Architecture and Waste: A (Re)Planned Obsolescence

Architecture and Waste: A (Re)Planned Obsolescence. As the world’s population and urbanization rate rapidly expands, the need for architects’ engagement in the industrial and infrastructural realm becomes increasingly urgent. Yet, with the exception of a few cases, architects remain conspicuously absent from the conception, design, and implementation of such projects.

With the knowledge collected in Architecture and Waste, derived from two years of intense design research, we investigate, explore, and challenge the roots of this divide, seeking opportunities to reverse it by focusing on the Waste-to-Energy (WtE) facility.

In the context of this subject, WtE facility buildings bridge (in scale, function, and output) the gap between conventional industrial buildings (factories) and large-scale infrastructural facilities (such as airports and power stations). Using WtE infrastructure as a manageable vehicle, we demonstrate that, when approached from an architectural perspective, building types associated with WtE offer tremendous opportunities for innovation, creativity, and community enrichment.

Architecture and Waste is a project developed in two fronts.
First, the aim of the research is to serve as a guide for architects as they engage in the design of buildings in the industrial and infrastructural field. Initiated as a design research effort at the Harvard University Graduate School of Design (GSD) and sponsored by the Sven Tyréns Trust, this material embodies a precise and replicable methodology to assist architects as they approach these project types, since often viewed as existing outside the purview of contemporary practice.

Second, the work functions as a detailed resource for architects and others involved with WtE facility design. It contains an inventory of WtE components and their requirements, as well as an illustrative catalog of WtE plant design strategies, tactics, and spatial configurations. As both a general and targeted guide, and as the subtitle (Re)Planned Obsolescence suggests, this body of work also questions the concept of architectural waste and investigates opportunities for buildings to remain in use, even after their initial functions become obsolete.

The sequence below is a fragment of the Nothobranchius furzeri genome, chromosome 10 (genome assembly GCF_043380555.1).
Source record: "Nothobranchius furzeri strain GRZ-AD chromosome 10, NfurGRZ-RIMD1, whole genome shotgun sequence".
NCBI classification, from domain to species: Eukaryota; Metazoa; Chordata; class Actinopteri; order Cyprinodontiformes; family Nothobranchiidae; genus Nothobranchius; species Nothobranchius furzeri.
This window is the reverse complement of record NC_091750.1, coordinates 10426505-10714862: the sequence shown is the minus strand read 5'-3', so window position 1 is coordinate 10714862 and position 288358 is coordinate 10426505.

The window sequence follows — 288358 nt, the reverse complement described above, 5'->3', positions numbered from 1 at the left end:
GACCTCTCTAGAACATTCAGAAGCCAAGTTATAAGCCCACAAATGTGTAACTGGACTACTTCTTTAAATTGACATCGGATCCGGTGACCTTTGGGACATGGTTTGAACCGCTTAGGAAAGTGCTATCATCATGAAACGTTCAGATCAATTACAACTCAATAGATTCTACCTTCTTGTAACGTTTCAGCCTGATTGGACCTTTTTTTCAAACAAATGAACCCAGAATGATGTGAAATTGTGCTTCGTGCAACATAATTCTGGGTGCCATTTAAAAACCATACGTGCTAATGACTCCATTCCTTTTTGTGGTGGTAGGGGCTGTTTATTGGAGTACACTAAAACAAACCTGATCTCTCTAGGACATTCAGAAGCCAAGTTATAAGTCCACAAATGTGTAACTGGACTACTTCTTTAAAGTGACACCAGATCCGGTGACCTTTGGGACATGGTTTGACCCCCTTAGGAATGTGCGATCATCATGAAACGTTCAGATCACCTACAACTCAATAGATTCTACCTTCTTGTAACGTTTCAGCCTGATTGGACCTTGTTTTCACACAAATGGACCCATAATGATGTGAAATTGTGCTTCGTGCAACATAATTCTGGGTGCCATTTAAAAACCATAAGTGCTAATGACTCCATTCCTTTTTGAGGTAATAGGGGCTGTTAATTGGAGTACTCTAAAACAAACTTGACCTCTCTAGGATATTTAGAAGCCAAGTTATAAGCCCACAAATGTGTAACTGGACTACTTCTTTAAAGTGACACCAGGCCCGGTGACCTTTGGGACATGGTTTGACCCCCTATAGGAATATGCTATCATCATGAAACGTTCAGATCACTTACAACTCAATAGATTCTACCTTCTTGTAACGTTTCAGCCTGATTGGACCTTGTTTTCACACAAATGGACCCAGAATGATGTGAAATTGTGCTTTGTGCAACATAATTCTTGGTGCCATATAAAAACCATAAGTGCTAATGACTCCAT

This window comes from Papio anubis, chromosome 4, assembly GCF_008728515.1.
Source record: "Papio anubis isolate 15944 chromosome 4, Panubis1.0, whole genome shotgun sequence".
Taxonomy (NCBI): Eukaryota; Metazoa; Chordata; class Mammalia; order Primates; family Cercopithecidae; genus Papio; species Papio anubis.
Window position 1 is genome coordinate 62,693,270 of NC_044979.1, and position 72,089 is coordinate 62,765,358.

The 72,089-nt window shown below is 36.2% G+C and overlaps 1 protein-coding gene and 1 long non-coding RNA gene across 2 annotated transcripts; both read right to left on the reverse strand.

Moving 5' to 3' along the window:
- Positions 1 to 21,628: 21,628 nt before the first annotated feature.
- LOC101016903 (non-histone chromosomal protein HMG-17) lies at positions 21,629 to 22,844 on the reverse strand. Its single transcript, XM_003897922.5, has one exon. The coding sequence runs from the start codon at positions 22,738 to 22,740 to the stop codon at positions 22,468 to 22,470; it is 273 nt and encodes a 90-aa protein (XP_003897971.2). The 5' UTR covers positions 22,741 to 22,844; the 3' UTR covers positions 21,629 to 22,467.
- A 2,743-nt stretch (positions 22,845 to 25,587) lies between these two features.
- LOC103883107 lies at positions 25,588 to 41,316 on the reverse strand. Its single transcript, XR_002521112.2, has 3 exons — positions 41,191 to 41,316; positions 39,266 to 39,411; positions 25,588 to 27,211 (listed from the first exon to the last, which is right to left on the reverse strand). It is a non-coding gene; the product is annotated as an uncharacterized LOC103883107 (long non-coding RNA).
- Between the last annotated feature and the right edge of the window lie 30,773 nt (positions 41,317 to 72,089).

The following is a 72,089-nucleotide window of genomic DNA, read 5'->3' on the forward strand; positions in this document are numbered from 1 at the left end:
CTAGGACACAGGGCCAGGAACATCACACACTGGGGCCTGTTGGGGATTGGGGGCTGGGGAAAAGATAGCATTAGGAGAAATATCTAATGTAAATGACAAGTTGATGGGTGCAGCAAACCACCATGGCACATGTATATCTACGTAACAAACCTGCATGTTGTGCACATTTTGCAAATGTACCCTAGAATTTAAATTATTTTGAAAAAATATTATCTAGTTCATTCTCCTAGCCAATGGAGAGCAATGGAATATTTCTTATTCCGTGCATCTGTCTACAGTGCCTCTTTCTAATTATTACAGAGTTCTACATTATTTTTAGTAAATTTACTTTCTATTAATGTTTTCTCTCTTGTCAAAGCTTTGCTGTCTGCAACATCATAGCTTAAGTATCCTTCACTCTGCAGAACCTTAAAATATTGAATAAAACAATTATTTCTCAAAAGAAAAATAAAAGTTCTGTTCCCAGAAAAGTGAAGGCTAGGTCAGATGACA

As part of the work, an Option Studio was taught at the Harvard Graduate School of Design during the Spring of 2016.The studio focused on the development of architectural designs that outline both the strategy and feasibility for initiating hybrid combinations between the industrial infrastructures associated with the WtE process and other potential public or private programs, as well as functions that may benfit from this synergistic relationship. The scope of the intervention included sites in Sweden and the United States, countries that have different stages of engagement with WtE facilities.

The results of the project are published in the book Architecture and Waste: A (Re)Planned Obsolescence.